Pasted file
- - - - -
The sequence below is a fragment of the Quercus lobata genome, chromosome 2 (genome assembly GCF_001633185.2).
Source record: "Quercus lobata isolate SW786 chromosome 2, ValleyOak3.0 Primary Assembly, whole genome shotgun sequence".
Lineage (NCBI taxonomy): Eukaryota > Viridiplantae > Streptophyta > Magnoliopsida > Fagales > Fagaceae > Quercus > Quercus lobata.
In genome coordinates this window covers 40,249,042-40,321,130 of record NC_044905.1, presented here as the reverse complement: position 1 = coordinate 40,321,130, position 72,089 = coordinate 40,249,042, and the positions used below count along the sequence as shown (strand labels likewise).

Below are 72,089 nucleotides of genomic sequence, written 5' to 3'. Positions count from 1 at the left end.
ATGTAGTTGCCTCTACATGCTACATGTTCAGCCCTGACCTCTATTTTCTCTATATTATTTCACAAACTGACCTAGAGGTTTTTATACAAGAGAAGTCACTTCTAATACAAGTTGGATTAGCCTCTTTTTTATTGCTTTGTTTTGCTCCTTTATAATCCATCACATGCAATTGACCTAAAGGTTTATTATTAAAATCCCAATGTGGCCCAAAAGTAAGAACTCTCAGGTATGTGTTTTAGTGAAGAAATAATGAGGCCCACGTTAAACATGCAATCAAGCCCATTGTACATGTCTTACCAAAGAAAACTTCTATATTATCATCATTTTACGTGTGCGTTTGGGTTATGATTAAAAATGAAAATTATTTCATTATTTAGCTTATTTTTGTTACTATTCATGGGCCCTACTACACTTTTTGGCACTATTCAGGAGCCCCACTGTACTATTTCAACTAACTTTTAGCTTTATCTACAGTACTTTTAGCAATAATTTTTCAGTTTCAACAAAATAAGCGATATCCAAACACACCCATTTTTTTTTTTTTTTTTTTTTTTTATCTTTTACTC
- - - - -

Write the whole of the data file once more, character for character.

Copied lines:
The sequence below is a fragment of the Quercus lobata genome, chromosome 2 (genome assembly GCF_001633185.2).
Source record: "Quercus lobata isolate SW786 chromosome 2, ValleyOak3.0 Primary Assembly, whole genome shotgun sequence".
Lineage (NCBI taxonomy): Eukaryota > Viridiplantae > Streptophyta > Magnoliopsida > Fagales > Fagaceae > Quercus > Quercus lobata.
In genome coordinates this window covers 40,249,042-40,321,130 of record NC_044905.1, presented here as the reverse complement: position 1 = coordinate 40,321,130, position 72,089 = coordinate 40,249,042, and the positions used below count along the sequence as shown (strand labels likewise).

Below are 72,089 nucleotides of genomic sequence, written 5' to 3'. Positions count from 1 at the left end.
ATGTAGTTGCCTCTACATGCTACATGTTCAGCCCTGACCTCTATTTTCTCTATATTATTTCACAAACTGACCTAGAGGTTTTTATACAAGAGAAGTCACTTCTAATACAAGTTGGATTAGCCTCTTTTTTATTGCTTTGTTTTGCTCCTTTATAATCCATCACATGCAATTGACCTAAAGGTTTATTATTAAAATCCCAATGTGGCCCAAAAGTAAGAACTCTCAGGTATGTGTTTTAGTGAAGAAATAATGAGGCCCACGTTAAACATGCAATCAAGCCCATTGTACATGTCTTACCAAAGAAAACTTCTATATTATCATCATTTTACGTGTGCGTTTGGGTTATGATTAAAAATGAAAATTATTTCATTATTTAGCTTATTTTTGTTACTATTCATGGGCCCTACTACACTTTTTGGCACTATTCAGGAGCCCCACTGTACTATTTCAACTAACTTTTAGCTTTATCTACAGTACTTTTAGCAATAATTTTTCAGTTTCAACAAAATAAGCGATATCCAAACACACCCATTTTTTTTTTTTTTTTTTTTTTTTATCTTTTACTC